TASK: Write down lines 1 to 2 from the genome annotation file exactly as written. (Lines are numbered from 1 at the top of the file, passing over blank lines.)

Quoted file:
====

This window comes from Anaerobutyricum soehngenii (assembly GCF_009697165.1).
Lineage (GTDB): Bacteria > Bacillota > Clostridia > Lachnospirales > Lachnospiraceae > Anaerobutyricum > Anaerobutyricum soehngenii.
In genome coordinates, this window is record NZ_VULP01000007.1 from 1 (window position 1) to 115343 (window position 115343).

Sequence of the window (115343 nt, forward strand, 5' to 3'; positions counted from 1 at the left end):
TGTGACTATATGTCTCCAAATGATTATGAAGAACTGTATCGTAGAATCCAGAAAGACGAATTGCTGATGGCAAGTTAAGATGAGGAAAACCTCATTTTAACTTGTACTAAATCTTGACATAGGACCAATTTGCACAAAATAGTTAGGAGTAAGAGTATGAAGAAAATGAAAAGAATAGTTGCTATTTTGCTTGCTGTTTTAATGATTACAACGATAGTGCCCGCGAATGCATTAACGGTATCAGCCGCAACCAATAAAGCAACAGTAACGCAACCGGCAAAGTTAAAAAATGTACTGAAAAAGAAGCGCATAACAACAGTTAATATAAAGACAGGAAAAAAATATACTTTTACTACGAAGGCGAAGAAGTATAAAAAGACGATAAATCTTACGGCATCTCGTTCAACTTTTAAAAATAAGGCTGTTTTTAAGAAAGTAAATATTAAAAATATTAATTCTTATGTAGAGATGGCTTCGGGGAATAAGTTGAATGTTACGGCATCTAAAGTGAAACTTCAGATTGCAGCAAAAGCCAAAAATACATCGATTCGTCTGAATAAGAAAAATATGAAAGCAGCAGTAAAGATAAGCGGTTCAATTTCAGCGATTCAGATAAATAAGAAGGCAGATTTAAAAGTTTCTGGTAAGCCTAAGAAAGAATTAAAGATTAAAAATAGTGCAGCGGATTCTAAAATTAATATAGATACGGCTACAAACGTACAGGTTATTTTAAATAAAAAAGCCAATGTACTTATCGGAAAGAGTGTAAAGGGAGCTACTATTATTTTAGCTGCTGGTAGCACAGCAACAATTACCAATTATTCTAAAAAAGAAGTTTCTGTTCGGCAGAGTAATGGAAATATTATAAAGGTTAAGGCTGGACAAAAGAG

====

This window comes from Anaerobutyricum soehngenii (assembly GCF_009697165.1).
Lineage (GTDB): Bacteria > Bacillota > Clostridia > Lachnospirales > Lachnospiraceae > Anaerobutyricum > Anaerobutyricum soehngenii.